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  • Port cells | All 46 doors in place

    In ITER, ordinary objects and features often take on an awesome dimension. Take the doors that seal off the port cells around the Tokamak for instance. Doors th [...]

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  • Toroidal field coils | Two make a pair

    One of the essential 'building blocks' of the ITER Tokamak is the pre-assembly of two toroidal field coils, one vacuum vessel sector and corresponding panels of [...]

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  • Industrial milestone | Cryostat manufacturing comes to an end in India

    With a flag-off ceremony on 30 June, India's L&T Heavy Engineering marked the end of an eight-year industrial adventure—the manufacturing of the ITER cryost [...]

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  • Local partners | A celebration for ITER's "vital artery"

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  • Photo reportage | Travelling with a coil

    From the salt marshes of the inland sea Étang-de-Berre to the rolling hills around the ITER site (with a view of some of the highest alpine summits) an ITER con [...]

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Of Interest

See archived entries

Cryolines

Another day, another spool

Having wedged his body and equipment into the cramped space between the ceiling and the massive pipe, a worker is busy welding two cryolines spools. A few metres below, others are adjusting the length of the inner pipes of the "multi-process" cryolines with a hacksaw. Throughout the galleries in the basement of the Tokamak Building, activity is intense. Nine months after installation work began, approximately two-thirds of the cryoline spools are now in place in the lowest basement level (B2) of the Tokamak Building.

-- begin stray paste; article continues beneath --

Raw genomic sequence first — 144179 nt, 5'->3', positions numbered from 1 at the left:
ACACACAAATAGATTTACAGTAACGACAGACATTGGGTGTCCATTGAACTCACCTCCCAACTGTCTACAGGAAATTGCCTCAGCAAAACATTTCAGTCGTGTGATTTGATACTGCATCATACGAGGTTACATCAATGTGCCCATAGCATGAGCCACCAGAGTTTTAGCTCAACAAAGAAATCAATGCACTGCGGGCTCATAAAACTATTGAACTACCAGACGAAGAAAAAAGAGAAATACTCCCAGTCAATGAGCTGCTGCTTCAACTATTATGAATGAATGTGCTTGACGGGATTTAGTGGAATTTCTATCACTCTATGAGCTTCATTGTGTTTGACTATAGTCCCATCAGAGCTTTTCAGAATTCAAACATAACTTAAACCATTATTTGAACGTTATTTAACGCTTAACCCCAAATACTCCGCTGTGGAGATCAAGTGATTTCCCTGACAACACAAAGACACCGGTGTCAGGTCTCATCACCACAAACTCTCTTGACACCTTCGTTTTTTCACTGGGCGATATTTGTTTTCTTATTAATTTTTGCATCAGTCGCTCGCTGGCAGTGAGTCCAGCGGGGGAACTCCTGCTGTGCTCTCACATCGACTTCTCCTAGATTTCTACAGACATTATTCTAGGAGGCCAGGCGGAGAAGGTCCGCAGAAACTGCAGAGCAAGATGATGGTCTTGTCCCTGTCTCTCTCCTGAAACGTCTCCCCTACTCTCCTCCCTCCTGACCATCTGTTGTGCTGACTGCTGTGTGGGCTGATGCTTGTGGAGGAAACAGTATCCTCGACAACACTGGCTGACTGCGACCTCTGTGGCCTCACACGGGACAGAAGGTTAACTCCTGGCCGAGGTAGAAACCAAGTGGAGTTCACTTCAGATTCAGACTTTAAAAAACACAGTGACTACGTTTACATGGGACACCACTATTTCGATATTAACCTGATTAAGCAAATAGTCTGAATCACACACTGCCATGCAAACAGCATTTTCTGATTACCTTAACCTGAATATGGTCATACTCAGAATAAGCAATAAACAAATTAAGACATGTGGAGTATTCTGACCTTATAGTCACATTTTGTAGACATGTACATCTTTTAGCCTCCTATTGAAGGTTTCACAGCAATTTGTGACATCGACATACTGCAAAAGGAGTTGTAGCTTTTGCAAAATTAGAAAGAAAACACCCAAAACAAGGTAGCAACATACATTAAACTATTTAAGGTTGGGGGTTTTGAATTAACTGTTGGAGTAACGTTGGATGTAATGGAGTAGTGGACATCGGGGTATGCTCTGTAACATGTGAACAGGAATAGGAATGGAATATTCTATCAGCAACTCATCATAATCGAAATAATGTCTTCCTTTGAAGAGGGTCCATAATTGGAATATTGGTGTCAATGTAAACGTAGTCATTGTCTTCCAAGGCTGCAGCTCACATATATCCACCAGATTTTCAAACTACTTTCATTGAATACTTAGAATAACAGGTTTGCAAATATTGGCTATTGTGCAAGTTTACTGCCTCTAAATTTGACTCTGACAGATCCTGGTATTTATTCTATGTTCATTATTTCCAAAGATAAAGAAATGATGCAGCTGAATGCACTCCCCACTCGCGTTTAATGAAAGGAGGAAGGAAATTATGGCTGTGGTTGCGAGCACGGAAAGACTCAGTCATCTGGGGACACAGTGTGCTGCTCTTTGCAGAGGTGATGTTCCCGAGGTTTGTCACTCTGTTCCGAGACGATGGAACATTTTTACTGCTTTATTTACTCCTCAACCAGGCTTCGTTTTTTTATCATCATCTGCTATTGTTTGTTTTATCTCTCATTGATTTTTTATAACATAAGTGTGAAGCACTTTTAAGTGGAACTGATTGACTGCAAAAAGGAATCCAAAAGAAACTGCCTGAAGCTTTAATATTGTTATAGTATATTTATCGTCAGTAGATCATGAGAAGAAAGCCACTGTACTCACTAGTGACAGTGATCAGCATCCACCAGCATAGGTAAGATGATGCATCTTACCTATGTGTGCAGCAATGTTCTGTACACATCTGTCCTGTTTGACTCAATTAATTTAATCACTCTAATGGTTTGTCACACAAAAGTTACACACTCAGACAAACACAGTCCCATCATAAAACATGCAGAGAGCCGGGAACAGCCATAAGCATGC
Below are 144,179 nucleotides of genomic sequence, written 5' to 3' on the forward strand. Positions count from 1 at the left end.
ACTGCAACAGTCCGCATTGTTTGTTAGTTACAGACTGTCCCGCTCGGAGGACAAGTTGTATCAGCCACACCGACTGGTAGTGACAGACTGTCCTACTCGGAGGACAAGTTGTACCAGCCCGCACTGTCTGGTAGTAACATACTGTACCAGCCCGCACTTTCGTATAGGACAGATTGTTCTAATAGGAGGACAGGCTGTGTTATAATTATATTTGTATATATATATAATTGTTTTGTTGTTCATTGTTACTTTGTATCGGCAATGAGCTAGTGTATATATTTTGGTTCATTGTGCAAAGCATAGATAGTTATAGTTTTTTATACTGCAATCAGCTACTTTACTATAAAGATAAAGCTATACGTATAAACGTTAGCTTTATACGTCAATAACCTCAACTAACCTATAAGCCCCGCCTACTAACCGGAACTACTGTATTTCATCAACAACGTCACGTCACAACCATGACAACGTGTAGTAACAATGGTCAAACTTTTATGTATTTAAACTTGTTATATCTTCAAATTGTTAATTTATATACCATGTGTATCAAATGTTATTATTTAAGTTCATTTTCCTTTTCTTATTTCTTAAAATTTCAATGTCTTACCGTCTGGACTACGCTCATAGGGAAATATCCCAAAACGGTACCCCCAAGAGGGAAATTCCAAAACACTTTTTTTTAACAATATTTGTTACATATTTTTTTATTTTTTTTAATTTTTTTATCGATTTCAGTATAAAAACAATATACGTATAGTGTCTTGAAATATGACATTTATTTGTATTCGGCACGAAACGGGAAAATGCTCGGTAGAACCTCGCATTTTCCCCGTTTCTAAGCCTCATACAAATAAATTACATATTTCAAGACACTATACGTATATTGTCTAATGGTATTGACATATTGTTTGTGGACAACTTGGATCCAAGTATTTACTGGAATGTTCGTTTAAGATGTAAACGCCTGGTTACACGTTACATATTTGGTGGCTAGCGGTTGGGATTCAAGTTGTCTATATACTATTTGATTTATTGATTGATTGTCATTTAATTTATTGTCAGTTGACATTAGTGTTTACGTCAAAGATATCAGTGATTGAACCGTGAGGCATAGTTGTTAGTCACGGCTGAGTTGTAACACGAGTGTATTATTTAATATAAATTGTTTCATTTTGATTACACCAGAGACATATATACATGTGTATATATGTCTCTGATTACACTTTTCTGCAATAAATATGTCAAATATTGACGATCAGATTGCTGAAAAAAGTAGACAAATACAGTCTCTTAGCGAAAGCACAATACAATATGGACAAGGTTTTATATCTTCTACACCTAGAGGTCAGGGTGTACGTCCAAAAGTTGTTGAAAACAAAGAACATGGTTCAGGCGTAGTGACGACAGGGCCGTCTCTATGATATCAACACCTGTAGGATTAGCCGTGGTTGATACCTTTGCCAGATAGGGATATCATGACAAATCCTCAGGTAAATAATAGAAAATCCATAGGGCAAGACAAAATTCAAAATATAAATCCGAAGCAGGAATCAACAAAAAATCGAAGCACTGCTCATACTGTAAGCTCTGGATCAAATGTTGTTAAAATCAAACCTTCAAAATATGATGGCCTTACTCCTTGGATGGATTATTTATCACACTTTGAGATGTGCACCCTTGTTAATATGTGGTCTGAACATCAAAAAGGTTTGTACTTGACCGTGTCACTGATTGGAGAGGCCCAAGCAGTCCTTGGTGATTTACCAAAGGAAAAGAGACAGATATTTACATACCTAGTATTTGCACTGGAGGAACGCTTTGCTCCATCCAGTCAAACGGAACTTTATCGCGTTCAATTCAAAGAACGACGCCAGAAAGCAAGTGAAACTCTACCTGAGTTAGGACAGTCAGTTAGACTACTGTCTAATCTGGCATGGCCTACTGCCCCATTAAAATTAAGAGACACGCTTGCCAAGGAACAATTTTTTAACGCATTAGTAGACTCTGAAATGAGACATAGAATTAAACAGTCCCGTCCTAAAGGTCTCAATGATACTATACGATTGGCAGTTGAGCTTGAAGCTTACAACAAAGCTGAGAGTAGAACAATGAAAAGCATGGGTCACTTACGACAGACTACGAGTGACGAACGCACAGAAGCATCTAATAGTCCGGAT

Welding the pipes inside the multi-process cryolines is a challenging operation, sometimes performed in an extremely cramped environment. (Click to view larger version...)
Welding the pipes inside the multi-process cryolines is a challenging operation, sometimes performed in an extremely cramped environment.
The cryolines transport the helium needed to cool different elements of the ITER Tokamak at different temperatures. From the cryoplant, where the fluids are processed, the network travels approximately 300 metres over a bridge to the Tokamak Building.

The better part of the network ends up in the basement of the building at level B2, where it ramifies and branches to the coil termination boxes of some 30 magnet feeders.

A cryoline section, measuring 2 to 10 metres in length and 40 to 100 centimetres in diameter, is more than just a pipe. It is a sophisticated component that accommodates up to seven different process pipes, each carefully insulated and devoted to a specific fluid, flow, direction or function. There are approximately 500 such sections, or spools, to be installed inside the Tokamak Building.

Prior to welding, process pipes that transport the cooling fluid need to be cut and surfaced for optimal adjustment. (Click to view larger version...)
Prior to welding, process pipes that transport the cooling fluid need to be cut and surfaced for optimal adjustment.
One of the challenges of the installation work is the precise positioning of each spool within a tolerance range of 5 millimetres; another is the quality of the welds connecting the sections—including both individual inner pipes and the external jacket that accommodates them. A vacuum vessel in its own right, the six-kilometre long cryoline network must be perfectly leak- and vacuum-tight.

Once all the spools are all in place at the B2 level, the network of cryolines will be extended in two directions: laterally towards the magnet feeders in an area called the "mezzanine," and upwards through large shafts to the L3 level of the building to meet the massive pipes and distribution boxes that are connected to the cryoplant.

The ITER construction teams expect installation to be completed this autumn.


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